This room was for many years the headquarters of Edison's able assistant, Dr. A. E. Kennelly, now professor of electrical engineering in Harvard University to whose energetic and capable management were intrusted many scientific investigations during his long sojourn at the laboratory. Unfortunately, however, for the continued success of Edison's elaborate plans, he had not been many years established in the laboratory before a trolley road through West Orange was projected and built, the line passing in front of the plant and within seventy-five feet of the galvanometer- room, thus making it practically impossible to use it for the delicate purposes for which it was originally intended.
For some time past it has been used for photography and some special experiments on motion pictures as well as for demonstrations connected with physical research; but some reminders of its old-time glory still remain in evidence. In lofty and capacious glass-enclosed cabinets, in company with numerous models of Edison's inventions, repose many of the costly and elaborate instruments rendered useless by the ubiquitous trolley. Instruments are all about, on walls, tables, and shelves, the photometer is covered up; induction coils of various capacities, with other electrical paraphernalia, lie around, almost as if the experimenter were absent for a few days but would soon return and resume his work.
In numbering the group of buildings, the galva- nometer-room is No. 1, while the other single-story structures are numbered respectively 2, 3, and 4. On passing out of No. 1 and proceeding to the succeeding building is noticed, between the two, a garage of ample dimensions and a smaller structure, at the door of which stands a concrete-mixer. In this small building Edison has made some of his most important experiments in the process of working out his plans for the poured house. It is in this little place that there was developed the remarkable mixture which is to play so vital a part in the successful construction of these everlasting homes for living millions.
Drawing near to building No. 2, olfactory evidence presents itself of the immediate vicinity of a chemical laboratory. This is confirmed as one enters the door and finds that the entire building is devoted to chemistry. Long rows of shelves and cabinets filled with chemicals line the room; a profusion of retorts, alembics, filters, and other chemical apparatus on numerous tables and stands, greet the eye, while a corps of experimenters may be seen busy in the preparation of various combinations, some of which are boiling or otherwise cooking under their dexterous manipulation.
It would not require many visits to discover that in this room, also, Edison has a favorite nook. Down at the far end in a corner are a plain little table and chair, and here he is often to be found deeply immersed in a study of the many experiments that are being conducted. Not infrequently he is actively engaged in the manipulation of some compound of special intricacy, whose results might be illuminative of obscure facts not patent to others than himself. Here, too, is a select little library of chemical literature.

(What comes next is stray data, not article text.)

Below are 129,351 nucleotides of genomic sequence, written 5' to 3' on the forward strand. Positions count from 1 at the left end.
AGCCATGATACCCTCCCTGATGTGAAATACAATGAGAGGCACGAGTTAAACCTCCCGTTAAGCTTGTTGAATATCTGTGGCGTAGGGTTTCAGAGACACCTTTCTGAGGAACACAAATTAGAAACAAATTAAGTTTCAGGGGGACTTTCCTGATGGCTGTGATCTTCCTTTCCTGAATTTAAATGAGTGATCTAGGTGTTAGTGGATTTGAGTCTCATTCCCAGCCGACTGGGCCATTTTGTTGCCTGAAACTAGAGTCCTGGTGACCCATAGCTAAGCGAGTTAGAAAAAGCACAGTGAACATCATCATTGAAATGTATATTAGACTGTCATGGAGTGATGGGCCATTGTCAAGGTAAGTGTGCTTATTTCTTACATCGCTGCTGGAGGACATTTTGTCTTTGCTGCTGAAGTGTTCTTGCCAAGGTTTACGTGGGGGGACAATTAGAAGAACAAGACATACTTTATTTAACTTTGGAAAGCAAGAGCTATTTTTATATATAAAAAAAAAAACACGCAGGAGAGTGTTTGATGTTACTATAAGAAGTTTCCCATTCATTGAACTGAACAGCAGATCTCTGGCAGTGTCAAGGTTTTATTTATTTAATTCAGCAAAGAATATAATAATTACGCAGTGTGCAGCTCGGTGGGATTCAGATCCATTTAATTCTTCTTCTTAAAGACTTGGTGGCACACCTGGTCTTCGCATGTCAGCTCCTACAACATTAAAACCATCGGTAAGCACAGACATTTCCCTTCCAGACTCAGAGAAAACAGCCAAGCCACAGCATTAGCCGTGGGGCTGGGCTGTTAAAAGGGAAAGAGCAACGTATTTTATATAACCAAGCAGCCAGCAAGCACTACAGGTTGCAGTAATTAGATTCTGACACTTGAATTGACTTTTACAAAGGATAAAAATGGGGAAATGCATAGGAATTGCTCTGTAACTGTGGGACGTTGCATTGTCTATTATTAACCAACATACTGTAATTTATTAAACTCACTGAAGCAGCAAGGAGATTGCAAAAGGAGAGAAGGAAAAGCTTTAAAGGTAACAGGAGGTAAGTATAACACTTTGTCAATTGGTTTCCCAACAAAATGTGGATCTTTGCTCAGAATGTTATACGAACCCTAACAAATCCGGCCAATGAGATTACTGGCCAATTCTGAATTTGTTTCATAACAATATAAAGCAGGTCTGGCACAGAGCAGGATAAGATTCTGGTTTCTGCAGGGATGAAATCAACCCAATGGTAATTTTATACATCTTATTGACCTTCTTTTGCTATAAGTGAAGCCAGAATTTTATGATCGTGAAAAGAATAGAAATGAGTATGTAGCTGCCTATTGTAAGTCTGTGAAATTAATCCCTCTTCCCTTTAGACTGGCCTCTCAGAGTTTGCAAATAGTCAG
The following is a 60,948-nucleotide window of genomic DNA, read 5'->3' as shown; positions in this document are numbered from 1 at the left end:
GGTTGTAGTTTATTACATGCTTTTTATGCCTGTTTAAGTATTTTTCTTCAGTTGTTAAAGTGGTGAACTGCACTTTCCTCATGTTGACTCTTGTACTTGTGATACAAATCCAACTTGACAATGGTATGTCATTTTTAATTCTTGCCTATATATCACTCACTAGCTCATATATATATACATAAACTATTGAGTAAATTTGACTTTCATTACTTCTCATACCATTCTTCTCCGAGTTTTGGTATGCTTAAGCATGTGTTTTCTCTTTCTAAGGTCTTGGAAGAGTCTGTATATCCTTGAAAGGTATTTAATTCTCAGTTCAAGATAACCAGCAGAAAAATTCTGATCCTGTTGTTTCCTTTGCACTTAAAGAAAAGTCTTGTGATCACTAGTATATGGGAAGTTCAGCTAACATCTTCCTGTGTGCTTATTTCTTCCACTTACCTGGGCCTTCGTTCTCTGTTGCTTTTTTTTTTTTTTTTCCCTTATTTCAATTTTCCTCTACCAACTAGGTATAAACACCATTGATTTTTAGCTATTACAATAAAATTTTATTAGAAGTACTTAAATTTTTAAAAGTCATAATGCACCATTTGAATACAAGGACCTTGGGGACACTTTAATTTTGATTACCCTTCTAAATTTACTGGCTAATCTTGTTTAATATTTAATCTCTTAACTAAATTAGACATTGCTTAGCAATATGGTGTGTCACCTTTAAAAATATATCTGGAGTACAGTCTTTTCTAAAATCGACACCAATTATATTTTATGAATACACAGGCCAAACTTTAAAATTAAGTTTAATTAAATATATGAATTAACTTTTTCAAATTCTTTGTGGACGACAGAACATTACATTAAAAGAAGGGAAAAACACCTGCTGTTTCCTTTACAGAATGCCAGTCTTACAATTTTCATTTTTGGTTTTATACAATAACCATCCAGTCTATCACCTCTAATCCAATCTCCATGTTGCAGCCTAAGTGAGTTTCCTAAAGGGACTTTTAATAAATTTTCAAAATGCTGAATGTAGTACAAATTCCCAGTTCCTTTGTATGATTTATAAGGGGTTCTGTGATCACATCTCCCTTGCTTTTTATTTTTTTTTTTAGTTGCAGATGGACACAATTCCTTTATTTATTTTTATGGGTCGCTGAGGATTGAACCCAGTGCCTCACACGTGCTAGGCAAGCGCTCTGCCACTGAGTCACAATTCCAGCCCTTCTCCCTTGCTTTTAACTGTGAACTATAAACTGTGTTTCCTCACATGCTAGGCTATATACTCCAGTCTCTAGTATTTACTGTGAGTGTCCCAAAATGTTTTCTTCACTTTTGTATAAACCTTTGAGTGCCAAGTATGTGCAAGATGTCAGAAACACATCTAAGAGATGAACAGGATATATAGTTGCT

The next building, No. 3, has a double mission-- the farther half being partitioned off for a pattern- making shop, while the other half is used as a store- room for chemicals in quantity and for chemical apparatus and utensils. A grimly humorous incident, as related by one of the laboratory staff, attaches to No. 3. It seems that some time ago one of the helpers in the chemical department, an excitable foreigner, became dissatisfied with his wages, and after making an unsuccessful application for an increase, rushed in desperation to Edison, and said "Eef I not get more money I go to take ze cyanide potassia." Edison gave him one quick, searching glance and, detecting a bluff, replied in an offhand manner: "There's a five-pound bottle in No. 3," and turned to his work again. The foreigner did not go to get the cyanide, but gave up his job.
The last of these original buildings, No. 4, was used for many years in Edison's ore-concentrating experiments, and also for rough-and-ready operations of other kinds, such as furnace work and the like. At the present writing it is used as a general stock-room.
In the foregoing details, the reader has been afforded but a passing glance at the great practical working equipment which constitutes the theatre of Edison's activities, for, in taking a general view of such a unique and comprehensive laboratory plant, its salient features only can be touched upon to advantage. It would be but repetition to enumerate here the practical results of the laboratory work during the past two decades, as they appear on other pages of this work. Nor can one assume for a moment that the history of Edison's laboratory is a closed book. On the contrary, its territorial boundaries have been increasing step by step with the enlargement of its labors, until now it has been obliged to go outside its own proper domains to occupy some space in and about the great Edison industrial buildings and space immediately adjacent. It must be borne in mind that the laboratory is only the core of a group of buildings devoted to production on a huge scale by hundreds of artisans.
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